How to Overcome Your Fear of Rendering Problems: Send test emails to various email clients using your ESP or a provider such as Litmus.
Fear of negative outcomes
When we send out emails, there’s a lot of excitement, particularly if it’s a fresh campaign. Perhaps a fresh email approach will result in the biggest open rate in the company’s history, a flurry of new sales, or a plethora of useful feedback.
Even if a new campaign has enormous promise, it’s easy to get caught up in the dread of poor outcomes, wondering if your email will perform its job. Sometimes the fear of poor outcomes is so severe that marketers choose not to send any boundary-pushing efforts at all.
Allow yourself to experiment to overcome your fear of failure. Recognize that email marketing is all about fine-tuning. Not every email has to be a huge success, and learning what doesn’t work is just as valuable as learning what does.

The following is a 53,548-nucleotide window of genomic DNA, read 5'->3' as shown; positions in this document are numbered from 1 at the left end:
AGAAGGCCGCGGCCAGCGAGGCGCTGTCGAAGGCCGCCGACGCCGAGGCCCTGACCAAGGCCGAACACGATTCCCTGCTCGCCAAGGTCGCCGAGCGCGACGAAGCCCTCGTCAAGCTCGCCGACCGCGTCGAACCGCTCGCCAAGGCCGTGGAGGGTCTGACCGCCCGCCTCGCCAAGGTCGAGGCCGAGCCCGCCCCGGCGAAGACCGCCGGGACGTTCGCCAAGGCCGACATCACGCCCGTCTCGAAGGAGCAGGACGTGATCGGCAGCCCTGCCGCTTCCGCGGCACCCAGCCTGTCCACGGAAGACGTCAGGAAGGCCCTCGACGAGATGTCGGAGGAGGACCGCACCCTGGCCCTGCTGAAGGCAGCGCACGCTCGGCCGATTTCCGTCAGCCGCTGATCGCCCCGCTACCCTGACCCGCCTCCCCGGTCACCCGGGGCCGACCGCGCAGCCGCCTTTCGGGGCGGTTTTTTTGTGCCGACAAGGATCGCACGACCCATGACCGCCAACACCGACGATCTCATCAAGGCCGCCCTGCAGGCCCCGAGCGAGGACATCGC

Fear of inaccurate data resulting in poor personalisation
Personalization is incredibly effective. In fact, email campaigns with tailored subject lines are 26% more likely to be opened, and segmented efforts have resulted in a 760% increase in email income. It’s a no-brainer to give someone the appropriate message at the right time with the correct content.
However, marketers are concerned that their data is flawed and that their customization attempts may fail as a result. For instance, if they want to send an email with dynamic content that displays a different picture to males vs women, they must guarantee that their data is right.